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Beyond Barriers: Re-Thinking Education Abroad Using a Strengths-Based Approach

Monday, December 11, 2017  
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 By Shayna A. Trujillo, MA


Since 2008, quality education abroad programming has been widely recognized as a high impact practice in higher education (Kuh, G). High impact practices show significant positive influence on student learning and retention, and education abroad specifically affects diverse and historically underrepresented students at a higher positive rate than their peers (Center for Global Education, 2017). Yet, despite the potential positive impact for all students, participation in education abroad opportunities remains disproportionately an experience for white, female students (Institute of International Education, 2017). Many international education professionals who understand this data attempt to mitigate the participation gap by focusing efforts on addressing the real and perceived barriers that face diverse and historically underrepresented students.

What if, however, we turned that idea around? How might shifting our philosophy and framing language change the way we understand, design programs for, and advise students? Could shifting to a strengths-based approach positively impact inclusive excellence and equity for diverse and historically underrepresented students in education abroad programming? This article briefly examines the intersection between strengths-based approaches and the current education abroad paradigm, how a strengths-based approach could shape program design, and provides recommendations to both scholars and practitioners.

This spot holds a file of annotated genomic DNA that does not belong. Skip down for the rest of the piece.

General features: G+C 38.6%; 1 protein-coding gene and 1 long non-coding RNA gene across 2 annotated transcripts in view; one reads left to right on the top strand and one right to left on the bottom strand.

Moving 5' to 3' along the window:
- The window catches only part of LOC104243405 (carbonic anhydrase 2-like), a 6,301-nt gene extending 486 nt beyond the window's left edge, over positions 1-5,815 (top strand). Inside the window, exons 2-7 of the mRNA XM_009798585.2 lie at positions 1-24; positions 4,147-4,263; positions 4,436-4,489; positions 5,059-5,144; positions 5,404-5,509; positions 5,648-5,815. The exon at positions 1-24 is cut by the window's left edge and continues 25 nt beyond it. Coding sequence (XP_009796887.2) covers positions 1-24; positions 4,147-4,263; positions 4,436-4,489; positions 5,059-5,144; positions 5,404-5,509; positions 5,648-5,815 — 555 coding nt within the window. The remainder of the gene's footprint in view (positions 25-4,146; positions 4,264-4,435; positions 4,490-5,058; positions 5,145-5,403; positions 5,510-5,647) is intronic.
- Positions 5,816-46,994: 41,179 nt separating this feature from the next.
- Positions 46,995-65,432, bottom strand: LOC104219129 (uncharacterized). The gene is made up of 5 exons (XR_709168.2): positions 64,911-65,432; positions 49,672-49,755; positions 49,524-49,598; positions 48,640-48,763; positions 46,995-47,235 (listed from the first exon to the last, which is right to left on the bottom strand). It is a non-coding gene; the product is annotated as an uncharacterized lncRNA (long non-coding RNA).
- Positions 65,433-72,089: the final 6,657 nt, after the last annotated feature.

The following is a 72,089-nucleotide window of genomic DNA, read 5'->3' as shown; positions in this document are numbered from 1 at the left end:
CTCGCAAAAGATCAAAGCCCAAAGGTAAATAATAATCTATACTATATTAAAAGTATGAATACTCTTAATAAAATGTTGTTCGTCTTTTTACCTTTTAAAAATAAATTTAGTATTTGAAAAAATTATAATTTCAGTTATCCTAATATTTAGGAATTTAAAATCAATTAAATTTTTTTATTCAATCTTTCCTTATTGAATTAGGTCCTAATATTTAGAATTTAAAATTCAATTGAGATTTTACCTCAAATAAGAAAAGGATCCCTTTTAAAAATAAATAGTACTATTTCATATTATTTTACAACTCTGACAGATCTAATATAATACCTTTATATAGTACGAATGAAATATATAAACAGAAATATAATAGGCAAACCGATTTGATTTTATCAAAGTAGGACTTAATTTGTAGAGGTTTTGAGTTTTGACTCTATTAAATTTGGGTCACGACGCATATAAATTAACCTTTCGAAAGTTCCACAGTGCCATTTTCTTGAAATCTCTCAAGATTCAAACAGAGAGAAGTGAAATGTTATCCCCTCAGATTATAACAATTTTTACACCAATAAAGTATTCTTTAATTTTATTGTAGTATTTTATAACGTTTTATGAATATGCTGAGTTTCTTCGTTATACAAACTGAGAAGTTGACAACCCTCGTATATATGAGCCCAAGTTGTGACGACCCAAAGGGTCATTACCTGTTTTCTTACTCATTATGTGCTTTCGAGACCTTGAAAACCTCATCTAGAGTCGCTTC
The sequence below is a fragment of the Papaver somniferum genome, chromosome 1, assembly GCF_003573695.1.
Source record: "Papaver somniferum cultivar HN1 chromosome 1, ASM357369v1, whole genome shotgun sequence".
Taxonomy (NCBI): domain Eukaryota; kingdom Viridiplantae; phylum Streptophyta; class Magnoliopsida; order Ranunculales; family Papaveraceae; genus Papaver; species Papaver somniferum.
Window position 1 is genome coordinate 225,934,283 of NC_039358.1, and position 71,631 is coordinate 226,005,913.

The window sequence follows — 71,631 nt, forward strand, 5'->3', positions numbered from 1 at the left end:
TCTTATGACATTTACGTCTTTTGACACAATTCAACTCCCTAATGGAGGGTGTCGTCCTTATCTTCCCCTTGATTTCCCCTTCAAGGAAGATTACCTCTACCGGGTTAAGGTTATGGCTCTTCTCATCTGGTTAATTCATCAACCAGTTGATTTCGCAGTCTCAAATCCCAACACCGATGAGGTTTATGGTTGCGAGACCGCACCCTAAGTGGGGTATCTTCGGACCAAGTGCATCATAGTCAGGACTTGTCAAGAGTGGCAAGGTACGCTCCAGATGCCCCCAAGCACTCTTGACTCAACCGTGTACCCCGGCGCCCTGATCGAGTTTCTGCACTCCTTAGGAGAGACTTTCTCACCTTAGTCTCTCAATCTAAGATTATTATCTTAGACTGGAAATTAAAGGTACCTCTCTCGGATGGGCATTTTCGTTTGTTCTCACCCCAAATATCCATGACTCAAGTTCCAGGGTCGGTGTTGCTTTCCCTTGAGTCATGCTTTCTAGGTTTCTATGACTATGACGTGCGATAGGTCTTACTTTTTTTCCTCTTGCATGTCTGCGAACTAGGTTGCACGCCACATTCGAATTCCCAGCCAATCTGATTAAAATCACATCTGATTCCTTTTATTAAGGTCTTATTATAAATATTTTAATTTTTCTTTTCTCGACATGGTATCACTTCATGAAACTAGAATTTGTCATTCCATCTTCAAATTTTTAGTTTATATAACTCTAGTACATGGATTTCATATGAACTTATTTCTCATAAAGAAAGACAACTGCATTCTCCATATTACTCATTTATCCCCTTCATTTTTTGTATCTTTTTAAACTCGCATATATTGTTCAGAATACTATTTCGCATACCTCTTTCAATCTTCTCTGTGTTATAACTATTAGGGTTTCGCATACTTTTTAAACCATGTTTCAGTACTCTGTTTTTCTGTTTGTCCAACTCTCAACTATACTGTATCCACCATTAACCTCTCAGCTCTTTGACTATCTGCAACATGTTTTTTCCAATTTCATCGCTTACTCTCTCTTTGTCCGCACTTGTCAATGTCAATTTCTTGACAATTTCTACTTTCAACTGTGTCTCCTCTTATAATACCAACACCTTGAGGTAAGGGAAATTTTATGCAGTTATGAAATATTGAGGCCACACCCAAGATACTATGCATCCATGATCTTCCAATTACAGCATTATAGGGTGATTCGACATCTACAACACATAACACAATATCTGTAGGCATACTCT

Context

Strengths-based approaches are derived from research in a number of fields, including education, social work, psychology, and organizational theory (Lopez, S. and Louis, M., 2009). The beginning of strength is a talent, defined by Anderson (2005) as a “naturally recurring pattern of thought, feeling, or behavior that can be productively applied” (p.185). When a talent is refined by knowledge and skill, it becomes a strength (Schreiner, L. & Anderson, E., 2005, p. 22). While knowledge and skills can be acquired, talents are natural, and it is only in combination, and application through experience, that strengths can be used to achieve personal excellence. This is the core of the strengths-based approach, recognizing one's talents, developing them into strengths, applying those strengths creatively to positively impact the task or role before oneself.

People operating from this worldview embrace a student-centered model that shapes how they engage in both their own learning and teaching processes. Fundamentally, according to Lopez and Louis (2009), the strengths-based approach centers around five principles: